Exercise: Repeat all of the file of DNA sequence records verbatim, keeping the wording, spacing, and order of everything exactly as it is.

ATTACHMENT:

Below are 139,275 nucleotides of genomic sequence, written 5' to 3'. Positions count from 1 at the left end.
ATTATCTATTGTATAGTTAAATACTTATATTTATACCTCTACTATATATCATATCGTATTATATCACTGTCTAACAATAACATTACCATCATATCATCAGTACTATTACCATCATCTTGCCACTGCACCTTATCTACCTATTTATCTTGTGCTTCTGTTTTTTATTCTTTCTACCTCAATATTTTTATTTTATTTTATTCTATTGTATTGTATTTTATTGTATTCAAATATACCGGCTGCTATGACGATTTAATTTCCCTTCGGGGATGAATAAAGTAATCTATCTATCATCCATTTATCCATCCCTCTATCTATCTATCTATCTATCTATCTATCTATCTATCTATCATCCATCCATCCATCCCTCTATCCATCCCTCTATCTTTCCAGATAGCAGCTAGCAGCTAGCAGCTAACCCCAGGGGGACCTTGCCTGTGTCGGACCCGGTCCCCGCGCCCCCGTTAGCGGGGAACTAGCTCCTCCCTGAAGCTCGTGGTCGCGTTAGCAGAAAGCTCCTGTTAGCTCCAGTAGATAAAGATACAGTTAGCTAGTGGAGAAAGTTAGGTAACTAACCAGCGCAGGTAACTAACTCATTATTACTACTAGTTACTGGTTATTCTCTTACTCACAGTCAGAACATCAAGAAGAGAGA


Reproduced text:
Below are 139,275 nucleotides of genomic sequence, written 5' to 3'. Positions count from 1 at the left end.
ATTATCTATTGTATAGTTAAATACTTATATTTATACCTCTACTATATATCATATCGTATTATATCACTGTCTAACAATAACATTACCATCATATCATCAGTACTATTACCATCATCTTGCCACTGCACCTTATCTACCTATTTATCTTGTGCTTCTGTTTTTTATTCTTTCTACCTCAATATTTTTATTTTATTTTATTCTATTGTATTGTATTTTATTGTATTCAAATATACCGGCTGCTATGACGATTTAATTTCCCTTCGGGGATGAATAAAGTAATCTATCTATCATCCATTTATCCATCCCTCTATCTATCTATCTATCTATCTATCTATCTATCTATCTATCATCCATCCATCCATCCCTCTATCCATCCCTCTATCTTTCCAGATAGCAGCTAGCAGCTAGCAGCTAACCCCAGGGGGACCTTGCCTGTGTCGGACCCGGTCCCCGCGCCCCCGTTAGCGGGGAACTAGCTCCTCCCTGAAGCTCGTGGTCGCGTTAGCAGAAAGCTCCTGTTAGCTCCAGTAGATAAAGATACAGTTAGCTAGTGGAGAAAGTTAGGTAACTAACCAGCGCAGGTAACTAACTCATTATTACTACTAGTTACTGGTTATTCTCTTACTCACAGTCAGAACATCAAGAAGAGAGA